WaltherForums

WaltherForums (https://www.waltherforums.com/forum/)
-   PPK/S .22LR, New Production by Umarex, 2013 or later (https://www.waltherforums.com/forum/ppk-s-22lr-new-production-umarex-2013-later/)
-   -   PPK/S .22cal is being discontinued? (https://www.waltherforums.com/forum/ppk-s-22lr-new-production-umarex-2013-later/47643-ppk-s-22cal-being-discontinued.html)

jack092251 04-18-2016 04:56 PM

PPK/S .22cal is being discontinued?
 
if I read the postings correctly, the PPK/S. 22cal is being discontinued. I also think it is fair to say there are as many that dislike the 22cal version, as there are those who like it. (that like/hate discussion could go on forever with no benefit). my question to the forum is ..

"Will the remaining PPK/S 22cal handguns being sold now start going up or down in price?"

There are a few of them at a local outdoor store and I wondered it would be a investment to get one.

UniversalExports 04-18-2016 05:49 PM

Thinking about it logically — a gun that obviously didn't do very well in the market to the point it's being discontinued after a very short production run of only a couple of years — I certainly wouldn't look at it as an "investment" piece. Any increase in price would start pushing up against the price floor of the much more desirable earlier iterations from Ulm and Manurhin. That ain't gonna happen.

Austin Powers 04-18-2016 06:06 PM

Seeing as Walther has chosen to quietly discontinue them in the manner which they have, the general public will likely remain ignorant to the discontinuation of the PPK/S ,22LR, and thus everything will go on exactly as it has.
No one here would likely have even noticed if I hadn't pointed out their absence on carl-walther.de and subsequently looked into it.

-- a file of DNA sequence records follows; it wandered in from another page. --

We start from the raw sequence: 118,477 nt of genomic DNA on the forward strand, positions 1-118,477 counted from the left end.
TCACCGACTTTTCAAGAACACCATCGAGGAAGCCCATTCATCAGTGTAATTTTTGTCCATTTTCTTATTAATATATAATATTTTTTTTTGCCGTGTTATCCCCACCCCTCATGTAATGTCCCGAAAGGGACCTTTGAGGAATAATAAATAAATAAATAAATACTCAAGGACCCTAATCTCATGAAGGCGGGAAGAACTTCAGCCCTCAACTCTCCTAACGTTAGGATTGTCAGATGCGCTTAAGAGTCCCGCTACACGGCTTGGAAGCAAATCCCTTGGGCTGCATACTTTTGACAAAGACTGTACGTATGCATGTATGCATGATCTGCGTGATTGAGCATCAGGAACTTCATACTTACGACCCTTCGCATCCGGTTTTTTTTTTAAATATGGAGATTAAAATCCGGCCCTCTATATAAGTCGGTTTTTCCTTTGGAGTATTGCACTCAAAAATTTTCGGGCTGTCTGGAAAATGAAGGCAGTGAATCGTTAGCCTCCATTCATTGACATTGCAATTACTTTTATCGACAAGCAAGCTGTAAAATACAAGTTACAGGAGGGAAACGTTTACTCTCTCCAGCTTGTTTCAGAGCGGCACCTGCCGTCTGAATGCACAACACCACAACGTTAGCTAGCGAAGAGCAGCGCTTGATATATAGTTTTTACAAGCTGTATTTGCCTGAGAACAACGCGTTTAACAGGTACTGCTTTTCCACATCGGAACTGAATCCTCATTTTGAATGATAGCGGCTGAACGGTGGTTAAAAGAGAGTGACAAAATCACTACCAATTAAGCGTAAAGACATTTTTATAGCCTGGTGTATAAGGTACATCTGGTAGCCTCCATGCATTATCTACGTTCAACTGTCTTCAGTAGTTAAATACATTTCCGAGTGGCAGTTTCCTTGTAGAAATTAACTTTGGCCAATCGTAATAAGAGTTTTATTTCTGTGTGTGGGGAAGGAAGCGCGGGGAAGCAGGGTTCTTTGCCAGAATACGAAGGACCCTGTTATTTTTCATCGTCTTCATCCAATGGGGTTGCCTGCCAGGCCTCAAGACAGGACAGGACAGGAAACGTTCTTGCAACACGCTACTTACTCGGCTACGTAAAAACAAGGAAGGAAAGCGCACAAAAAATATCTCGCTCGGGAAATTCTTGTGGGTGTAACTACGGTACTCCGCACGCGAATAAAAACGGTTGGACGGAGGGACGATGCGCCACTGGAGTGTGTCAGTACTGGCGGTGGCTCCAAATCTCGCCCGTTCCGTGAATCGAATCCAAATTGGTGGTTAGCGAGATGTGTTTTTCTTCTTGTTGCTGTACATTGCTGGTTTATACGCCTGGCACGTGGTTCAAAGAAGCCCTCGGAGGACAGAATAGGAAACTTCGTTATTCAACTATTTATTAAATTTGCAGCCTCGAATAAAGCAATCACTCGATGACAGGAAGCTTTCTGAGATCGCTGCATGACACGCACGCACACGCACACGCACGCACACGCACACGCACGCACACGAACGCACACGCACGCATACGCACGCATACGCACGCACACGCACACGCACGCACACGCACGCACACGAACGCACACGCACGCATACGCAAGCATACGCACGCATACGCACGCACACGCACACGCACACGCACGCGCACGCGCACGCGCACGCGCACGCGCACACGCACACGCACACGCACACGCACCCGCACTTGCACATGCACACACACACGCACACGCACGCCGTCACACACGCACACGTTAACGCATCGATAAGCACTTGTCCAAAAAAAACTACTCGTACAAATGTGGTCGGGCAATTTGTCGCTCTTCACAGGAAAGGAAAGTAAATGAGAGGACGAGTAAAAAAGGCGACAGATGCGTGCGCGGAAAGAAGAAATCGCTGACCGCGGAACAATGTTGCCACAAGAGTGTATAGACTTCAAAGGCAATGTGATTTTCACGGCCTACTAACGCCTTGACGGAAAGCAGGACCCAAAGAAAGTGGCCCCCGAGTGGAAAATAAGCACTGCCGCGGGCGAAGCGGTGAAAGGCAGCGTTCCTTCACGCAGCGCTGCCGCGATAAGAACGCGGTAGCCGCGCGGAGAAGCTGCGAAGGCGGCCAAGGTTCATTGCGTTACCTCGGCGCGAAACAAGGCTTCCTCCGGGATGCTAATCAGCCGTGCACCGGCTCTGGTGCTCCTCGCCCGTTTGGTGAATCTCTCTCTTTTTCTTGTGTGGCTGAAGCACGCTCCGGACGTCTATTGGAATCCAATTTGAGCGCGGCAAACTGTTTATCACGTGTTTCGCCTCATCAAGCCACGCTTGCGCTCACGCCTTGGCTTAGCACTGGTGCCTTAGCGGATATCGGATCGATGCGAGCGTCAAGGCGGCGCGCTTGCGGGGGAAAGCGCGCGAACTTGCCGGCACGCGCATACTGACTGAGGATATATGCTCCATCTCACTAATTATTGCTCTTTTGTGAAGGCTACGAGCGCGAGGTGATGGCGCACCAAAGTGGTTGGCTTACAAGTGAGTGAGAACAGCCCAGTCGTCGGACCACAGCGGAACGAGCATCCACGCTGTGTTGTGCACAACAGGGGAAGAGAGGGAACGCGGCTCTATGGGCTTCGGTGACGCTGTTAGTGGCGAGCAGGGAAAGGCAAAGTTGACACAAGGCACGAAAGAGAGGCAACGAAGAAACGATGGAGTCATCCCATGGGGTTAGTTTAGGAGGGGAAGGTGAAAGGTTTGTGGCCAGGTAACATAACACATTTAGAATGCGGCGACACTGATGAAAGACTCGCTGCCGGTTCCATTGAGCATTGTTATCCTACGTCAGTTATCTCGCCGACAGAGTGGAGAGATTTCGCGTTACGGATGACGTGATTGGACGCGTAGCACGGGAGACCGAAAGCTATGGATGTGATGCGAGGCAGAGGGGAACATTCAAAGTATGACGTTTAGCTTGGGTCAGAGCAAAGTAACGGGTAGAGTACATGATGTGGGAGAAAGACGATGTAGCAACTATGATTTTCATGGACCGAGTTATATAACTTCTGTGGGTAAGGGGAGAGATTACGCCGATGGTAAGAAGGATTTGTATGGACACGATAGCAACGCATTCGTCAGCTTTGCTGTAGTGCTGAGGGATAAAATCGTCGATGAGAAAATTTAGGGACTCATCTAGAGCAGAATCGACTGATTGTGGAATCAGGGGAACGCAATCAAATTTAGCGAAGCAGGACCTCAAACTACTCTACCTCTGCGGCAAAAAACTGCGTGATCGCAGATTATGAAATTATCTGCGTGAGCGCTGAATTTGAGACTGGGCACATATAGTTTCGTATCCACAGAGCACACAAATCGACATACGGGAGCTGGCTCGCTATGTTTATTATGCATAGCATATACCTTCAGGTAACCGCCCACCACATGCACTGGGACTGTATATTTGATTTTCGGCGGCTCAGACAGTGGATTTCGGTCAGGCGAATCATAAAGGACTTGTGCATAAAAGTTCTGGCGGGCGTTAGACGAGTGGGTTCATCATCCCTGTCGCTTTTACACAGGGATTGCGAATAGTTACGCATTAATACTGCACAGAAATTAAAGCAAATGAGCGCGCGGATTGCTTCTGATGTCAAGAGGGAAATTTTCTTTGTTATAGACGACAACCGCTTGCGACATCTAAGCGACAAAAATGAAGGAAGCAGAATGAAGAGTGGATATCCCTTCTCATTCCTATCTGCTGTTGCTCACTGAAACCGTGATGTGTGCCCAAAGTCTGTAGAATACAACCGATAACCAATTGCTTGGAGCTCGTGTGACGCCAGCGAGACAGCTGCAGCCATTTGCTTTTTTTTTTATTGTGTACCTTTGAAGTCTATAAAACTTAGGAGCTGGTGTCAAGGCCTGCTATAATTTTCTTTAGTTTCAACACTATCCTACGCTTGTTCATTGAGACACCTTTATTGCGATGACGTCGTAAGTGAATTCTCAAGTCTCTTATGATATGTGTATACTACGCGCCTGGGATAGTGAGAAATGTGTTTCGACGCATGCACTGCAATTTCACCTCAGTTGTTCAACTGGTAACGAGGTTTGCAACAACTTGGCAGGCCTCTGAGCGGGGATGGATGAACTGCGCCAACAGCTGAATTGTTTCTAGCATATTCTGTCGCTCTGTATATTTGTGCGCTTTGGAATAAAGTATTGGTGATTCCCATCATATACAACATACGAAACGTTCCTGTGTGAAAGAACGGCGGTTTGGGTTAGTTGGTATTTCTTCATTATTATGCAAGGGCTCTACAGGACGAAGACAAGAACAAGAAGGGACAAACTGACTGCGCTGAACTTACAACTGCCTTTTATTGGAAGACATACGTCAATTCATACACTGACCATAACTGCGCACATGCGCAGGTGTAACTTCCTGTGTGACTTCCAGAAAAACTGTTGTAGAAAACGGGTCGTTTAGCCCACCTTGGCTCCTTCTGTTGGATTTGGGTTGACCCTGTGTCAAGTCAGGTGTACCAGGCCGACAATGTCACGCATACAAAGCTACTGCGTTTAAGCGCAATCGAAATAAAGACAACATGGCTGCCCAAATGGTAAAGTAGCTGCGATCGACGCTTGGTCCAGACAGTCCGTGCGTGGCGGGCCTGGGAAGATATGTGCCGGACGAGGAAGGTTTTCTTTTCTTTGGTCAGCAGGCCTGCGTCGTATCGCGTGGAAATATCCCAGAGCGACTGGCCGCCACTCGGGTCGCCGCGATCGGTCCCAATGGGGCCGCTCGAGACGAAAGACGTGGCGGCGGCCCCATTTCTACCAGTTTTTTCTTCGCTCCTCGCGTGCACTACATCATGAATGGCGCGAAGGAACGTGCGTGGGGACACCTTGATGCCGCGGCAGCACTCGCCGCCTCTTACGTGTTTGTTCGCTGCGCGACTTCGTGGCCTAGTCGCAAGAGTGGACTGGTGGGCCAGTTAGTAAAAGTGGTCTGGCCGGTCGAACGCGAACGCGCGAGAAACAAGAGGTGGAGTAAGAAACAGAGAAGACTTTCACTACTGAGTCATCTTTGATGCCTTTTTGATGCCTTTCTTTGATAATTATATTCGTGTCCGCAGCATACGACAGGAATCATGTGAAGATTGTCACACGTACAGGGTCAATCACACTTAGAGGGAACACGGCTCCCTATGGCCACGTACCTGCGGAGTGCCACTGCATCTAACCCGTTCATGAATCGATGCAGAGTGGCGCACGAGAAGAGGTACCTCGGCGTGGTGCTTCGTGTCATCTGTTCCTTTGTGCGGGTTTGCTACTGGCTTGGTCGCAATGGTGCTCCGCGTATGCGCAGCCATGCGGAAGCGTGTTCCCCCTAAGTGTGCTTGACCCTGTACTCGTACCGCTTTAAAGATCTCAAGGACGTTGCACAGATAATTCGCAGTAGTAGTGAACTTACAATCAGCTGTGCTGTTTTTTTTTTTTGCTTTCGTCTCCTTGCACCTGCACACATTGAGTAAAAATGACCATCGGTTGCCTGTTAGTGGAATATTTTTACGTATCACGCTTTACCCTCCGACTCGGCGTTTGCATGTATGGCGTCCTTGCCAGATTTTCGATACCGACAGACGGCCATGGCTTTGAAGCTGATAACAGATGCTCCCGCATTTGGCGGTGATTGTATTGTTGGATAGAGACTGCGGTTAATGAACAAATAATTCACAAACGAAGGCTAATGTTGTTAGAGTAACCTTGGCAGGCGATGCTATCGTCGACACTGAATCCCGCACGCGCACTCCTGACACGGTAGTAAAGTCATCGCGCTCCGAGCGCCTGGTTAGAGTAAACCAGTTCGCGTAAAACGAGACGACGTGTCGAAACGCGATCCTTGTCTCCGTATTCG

They're still widely available and there's no reason to expect the supply to drop to any notable degree anytime within the forseeable future.

It's highly unlikely that they'll ever become a collector's item, or that they'll ever even become rare enough to even be considered as such.

Seriously, they've been in production since 2013, yet I've never even encountered anyone who owned one that has been manufactured since 2013, (I bought mine in October of 2015 and it's dated 2013) so that right there should give you an idea of both their availability and desirability.
Hell, that's probably why they were discontinued in the first place. They were a flop which appealed to a niche market.

Jaems 04-18-2016 07:17 PM

Like the Yugo and Edsel, they will be someone's collected item. People have had less problems with them than some with the S&W run of the series.

jack092251 04-18-2016 10:35 PM

thanks for some well thought out comments. the comment by 'Agent PPKS' really got me thinking about the production run of the Ft. Smith PPK/S 22S. The date on the one I saw for sale was also 2013 (BD). I've tried to find production numbers from Walther, but doesn't seem to be available. Anyone ever seen Walther communicate production run numbers?

Jaems 04-19-2016 01:05 PM

You might be able to figure a ballpark figure by getting the Serial numbers from the last ones purchased.

halfmoonclip 04-19-2016 02:12 PM

Agent, you have one. Do they work about as reliably as any other B-flat .22 auto? Are the controls the same as a regular PP series (I believe they are).
It seems to me that they'd make a dandy trainer for a .380 PP if nothing else. I've never looked; how are they priced?
Moon

Austin Powers 04-19-2016 04:30 PM

The PPK/S .22LR is my first pistol chambered in .22LR, ergo I cannot comment on how they compare to other .22LR pistols.
However, I can tell you this much, for all I've read about .22LR pistols being ammo sensitive and their tendency towards FTF/FTE, the PPK/S will reliably feed and eject anything high velocity as well as any standard velocity ammo provided that it has a fast burning primer, (in fact, the only ammo I'm aware of with feeding issues is Winchest Whitebox) so I can only presume that it's above average as far as .22LR pistols go.
The controls are identical to any other PP, in fact the only notable differences between the Umarex PPK/S .22LR and other PPKs are the shrouded/threaded barrel and the fact that the frame is solid beneath the grip panels.

Pricing varies substantially from place to place. My LGS wanted $375, Cabelas wanted $320, and Gander Mountain wanted a whopping $500! I ended up getting mine from my LGS because it was convenient and I wanted to support a local business, plus the closest Cabelas is outside of my State, so with the cost of gas plus transfer fee it would have ended up costing me about the same or more.
When they go on sale, they can be had for as little as $275 NiB, which I feel is a very nice price.